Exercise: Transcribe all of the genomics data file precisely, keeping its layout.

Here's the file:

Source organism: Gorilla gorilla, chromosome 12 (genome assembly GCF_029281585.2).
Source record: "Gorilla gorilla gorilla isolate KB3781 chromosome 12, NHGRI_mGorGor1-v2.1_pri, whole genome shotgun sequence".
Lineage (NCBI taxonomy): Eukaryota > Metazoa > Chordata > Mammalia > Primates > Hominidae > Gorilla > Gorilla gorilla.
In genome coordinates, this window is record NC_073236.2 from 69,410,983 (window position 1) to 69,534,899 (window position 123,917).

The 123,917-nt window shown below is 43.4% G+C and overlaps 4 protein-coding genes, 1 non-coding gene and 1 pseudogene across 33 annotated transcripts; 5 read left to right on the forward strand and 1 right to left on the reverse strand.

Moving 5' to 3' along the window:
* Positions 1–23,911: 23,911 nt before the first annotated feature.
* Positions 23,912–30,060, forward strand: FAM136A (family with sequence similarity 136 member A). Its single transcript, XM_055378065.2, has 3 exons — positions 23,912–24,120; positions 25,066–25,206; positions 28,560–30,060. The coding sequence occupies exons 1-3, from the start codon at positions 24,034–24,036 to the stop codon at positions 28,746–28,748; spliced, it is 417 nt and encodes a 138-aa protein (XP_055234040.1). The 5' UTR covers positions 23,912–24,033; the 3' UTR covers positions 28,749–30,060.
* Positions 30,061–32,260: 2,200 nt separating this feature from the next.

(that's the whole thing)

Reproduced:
Source organism: Gorilla gorilla, chromosome 12 (genome assembly GCF_029281585.2).
Source record: "Gorilla gorilla gorilla isolate KB3781 chromosome 12, NHGRI_mGorGor1-v2.1_pri, whole genome shotgun sequence".
Lineage (NCBI taxonomy): Eukaryota > Metazoa > Chordata > Mammalia > Primates > Hominidae > Gorilla > Gorilla gorilla.
In genome coordinates, this window is record NC_073236.2 from 69,410,983 (window position 1) to 69,534,899 (window position 123,917).

The 123,917-nt window shown below is 43.4% G+C and overlaps 4 protein-coding genes, 1 non-coding gene and 1 pseudogene across 33 annotated transcripts; 5 read left to right on the forward strand and 1 right to left on the reverse strand.

Moving 5' to 3' along the window:
* Positions 1–23,911: 23,911 nt before the first annotated feature.
* Positions 23,912–30,060, forward strand: FAM136A (family with sequence similarity 136 member A). Its single transcript, XM_055378065.2, has 3 exons — positions 23,912–24,120; positions 25,066–25,206; positions 28,560–30,060. The coding sequence occupies exons 1-3, from the start codon at positions 24,034–24,036 to the stop codon at positions 28,746–28,748; spliced, it is 417 nt and encodes a 138-aa protein (XP_055234040.1). The 5' UTR covers positions 23,912–24,033; the 3' UTR covers positions 28,749–30,060.
* Positions 30,061–32,260: 2,200 nt separating this feature from the next.